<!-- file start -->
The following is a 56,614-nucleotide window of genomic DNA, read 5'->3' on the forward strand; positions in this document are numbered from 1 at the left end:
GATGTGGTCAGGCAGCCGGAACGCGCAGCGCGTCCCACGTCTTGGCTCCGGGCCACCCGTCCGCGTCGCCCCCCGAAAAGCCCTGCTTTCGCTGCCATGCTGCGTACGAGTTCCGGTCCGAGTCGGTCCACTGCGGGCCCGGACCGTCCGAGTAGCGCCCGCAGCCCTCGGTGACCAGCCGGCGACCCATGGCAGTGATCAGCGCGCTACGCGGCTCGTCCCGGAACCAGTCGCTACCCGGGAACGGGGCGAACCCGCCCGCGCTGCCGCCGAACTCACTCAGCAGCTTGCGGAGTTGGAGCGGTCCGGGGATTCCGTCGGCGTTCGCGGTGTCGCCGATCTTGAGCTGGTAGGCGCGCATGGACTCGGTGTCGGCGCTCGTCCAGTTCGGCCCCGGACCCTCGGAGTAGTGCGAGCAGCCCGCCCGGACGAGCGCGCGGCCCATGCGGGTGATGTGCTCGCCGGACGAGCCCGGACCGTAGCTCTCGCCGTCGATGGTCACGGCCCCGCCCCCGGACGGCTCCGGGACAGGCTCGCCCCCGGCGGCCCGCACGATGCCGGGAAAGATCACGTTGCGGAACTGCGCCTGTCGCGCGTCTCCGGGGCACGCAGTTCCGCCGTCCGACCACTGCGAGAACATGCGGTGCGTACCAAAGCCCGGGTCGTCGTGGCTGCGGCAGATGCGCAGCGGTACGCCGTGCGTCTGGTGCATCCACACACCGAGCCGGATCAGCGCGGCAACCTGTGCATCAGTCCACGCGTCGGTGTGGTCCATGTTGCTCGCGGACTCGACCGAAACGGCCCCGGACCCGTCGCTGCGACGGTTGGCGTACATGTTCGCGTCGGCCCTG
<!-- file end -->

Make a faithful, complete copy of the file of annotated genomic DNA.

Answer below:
The following is a 56,614-nucleotide window of genomic DNA, read 5'->3' on the forward strand; positions in this document are numbered from 1 at the left end:
GATGTGGTCAGGCAGCCGGAACGCGCAGCGCGTCCCACGTCTTGGCTCCGGGCCACCCGTCCGCGTCGCCCCCCGAAAAGCCCTGCTTTCGCTGCCATGCTGCGTACGAGTTCCGGTCCGAGTCGGTCCACTGCGGGCCCGGACCGTCCGAGTAGCGCCCGCAGCCCTCGGTGACCAGCCGGCGACCCATGGCAGTGATCAGCGCGCTACGCGGCTCGTCCCGGAACCAGTCGCTACCCGGGAACGGGGCGAACCCGCCCGCGCTGCCGCCGAACTCACTCAGCAGCTTGCGGAGTTGGAGCGGTCCGGGGATTCCGTCGGCGTTCGCGGTGTCGCCGATCTTGAGCTGGTAGGCGCGCATGGACTCGGTGTCGGCGCTCGTCCAGTTCGGCCCCGGACCCTCGGAGTAGTGCGAGCAGCCCGCCCGGACGAGCGCGCGGCCCATGCGGGTGATGTGCTCGCCGGACGAGCCCGGACCGTAGCTCTCGCCGTCGATGGTCACGGCCCCGCCCCCGGACGGCTCCGGGACAGGCTCGCCCCCGGCGGCCCGCACGATGCCGGGAAAGATCACGTTGCGGAACTGCGCCTGTCGCGCGTCTCCGGGGCACGCAGTTCCGCCGTCCGACCACTGCGAGAACATGCGGTGCGTACCAAAGCCCGGGTCGTCGTGGCTGCGGCAGATGCGCAGCGGTACGCCGTGCGTCTGGTGCATCCACACACCGAGCCGGATCAGCGCGGCAACCTGTGCATCAGTCCACGCGTCGGTGTGGTCCATGTTGCTCGCGGACTCGACCGAAACGGCCCCGGACCCGTCGCTGCGACGGTTGGCGTACATGTTCGCGTCGGCCCTG